NASA’s Mars Reconnaissance Orbiter (MRO) took this picture of the Phoenix Lander gliding to the surface of Mars while it orbited overhead.

The Lander will soon be testing its robotic arm; first by unlatching its wrist and then flexing its elbow. This is critical to the success of the mission as the arm will be scooping soil samples of ice for analysis.Phoenix landing

 Image: NASA/ JPL/ Caltech/ Univ of Arizona

 

 

 

 

 

 

 

 

 

 

This image shows the Phoenix craft parachute during its descent on May. It landed near the Heimdall crater at at distance of 12 miles in front of the crater. NASA is using both the MRO and another vehicle orbiting Mars, Odyssey, to communicate with the Phoenix Lander. Commands have been sent for the Lander to take pictures of the area around it and to begin to move its robotic arm.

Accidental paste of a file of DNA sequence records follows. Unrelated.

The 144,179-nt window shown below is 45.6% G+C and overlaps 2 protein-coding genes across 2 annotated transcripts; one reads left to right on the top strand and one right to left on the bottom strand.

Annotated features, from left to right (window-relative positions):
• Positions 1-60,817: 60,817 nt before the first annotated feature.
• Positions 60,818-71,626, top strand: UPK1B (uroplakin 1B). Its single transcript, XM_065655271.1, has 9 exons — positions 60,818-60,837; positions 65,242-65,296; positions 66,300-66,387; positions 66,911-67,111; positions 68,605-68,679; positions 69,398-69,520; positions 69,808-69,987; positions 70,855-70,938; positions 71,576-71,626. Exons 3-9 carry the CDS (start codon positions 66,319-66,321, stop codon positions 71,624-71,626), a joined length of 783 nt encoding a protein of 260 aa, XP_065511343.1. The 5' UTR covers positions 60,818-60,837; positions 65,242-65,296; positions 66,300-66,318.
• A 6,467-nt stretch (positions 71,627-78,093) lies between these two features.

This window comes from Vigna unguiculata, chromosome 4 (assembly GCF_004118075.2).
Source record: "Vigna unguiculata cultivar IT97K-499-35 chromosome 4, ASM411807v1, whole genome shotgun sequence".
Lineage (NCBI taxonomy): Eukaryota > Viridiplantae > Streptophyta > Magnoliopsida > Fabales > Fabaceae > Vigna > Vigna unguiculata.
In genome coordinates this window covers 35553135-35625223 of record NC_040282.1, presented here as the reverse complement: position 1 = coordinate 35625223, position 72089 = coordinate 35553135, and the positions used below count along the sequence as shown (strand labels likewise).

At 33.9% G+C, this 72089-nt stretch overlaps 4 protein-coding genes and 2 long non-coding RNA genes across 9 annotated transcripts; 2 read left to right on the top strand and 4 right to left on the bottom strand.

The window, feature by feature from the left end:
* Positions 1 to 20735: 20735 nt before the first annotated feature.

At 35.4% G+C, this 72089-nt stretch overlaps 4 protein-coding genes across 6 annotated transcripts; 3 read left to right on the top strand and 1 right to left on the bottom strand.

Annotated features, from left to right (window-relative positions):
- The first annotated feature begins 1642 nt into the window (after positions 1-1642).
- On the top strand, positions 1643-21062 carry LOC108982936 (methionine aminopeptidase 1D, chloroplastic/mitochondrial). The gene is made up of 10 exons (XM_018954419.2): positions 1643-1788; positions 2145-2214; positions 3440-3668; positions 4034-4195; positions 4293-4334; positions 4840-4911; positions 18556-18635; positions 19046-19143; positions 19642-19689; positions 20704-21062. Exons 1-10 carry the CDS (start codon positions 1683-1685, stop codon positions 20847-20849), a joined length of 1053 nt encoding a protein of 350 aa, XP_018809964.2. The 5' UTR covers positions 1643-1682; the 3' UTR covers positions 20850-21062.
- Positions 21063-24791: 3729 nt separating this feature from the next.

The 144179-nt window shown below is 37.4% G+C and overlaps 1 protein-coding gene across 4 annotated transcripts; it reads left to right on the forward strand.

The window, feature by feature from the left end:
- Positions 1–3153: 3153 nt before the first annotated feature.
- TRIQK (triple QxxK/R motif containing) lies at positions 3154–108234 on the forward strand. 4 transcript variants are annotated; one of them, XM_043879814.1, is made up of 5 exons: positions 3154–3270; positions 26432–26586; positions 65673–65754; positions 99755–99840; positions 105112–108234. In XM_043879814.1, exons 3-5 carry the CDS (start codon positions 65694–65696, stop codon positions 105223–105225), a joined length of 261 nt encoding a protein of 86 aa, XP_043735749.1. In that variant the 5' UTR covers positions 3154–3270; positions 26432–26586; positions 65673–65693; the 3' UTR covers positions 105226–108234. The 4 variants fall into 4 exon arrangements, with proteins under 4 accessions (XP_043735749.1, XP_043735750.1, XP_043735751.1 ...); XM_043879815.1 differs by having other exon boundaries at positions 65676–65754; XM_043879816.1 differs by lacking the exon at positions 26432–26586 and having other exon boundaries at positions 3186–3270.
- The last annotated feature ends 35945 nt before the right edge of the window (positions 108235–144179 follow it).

During the next three months, the arm will dig in the soil near the lander and scoop samples of soil and ice to instruments on the lander deck. Following the commands this morning, its movements will begin with unlatching the wrist, then moving the arm upwards in a stair-step manner. These movements are schedule for Wednesday, May 28.

Overall, the Lander team is quite pleased with the landing of the craft and the position where it is situated on the surface of Mars.

The image below was taken today and relayed with other information to the MRO this evening, which transmitted the image and data to earth from its orbit around Mars.

Lander image 052708

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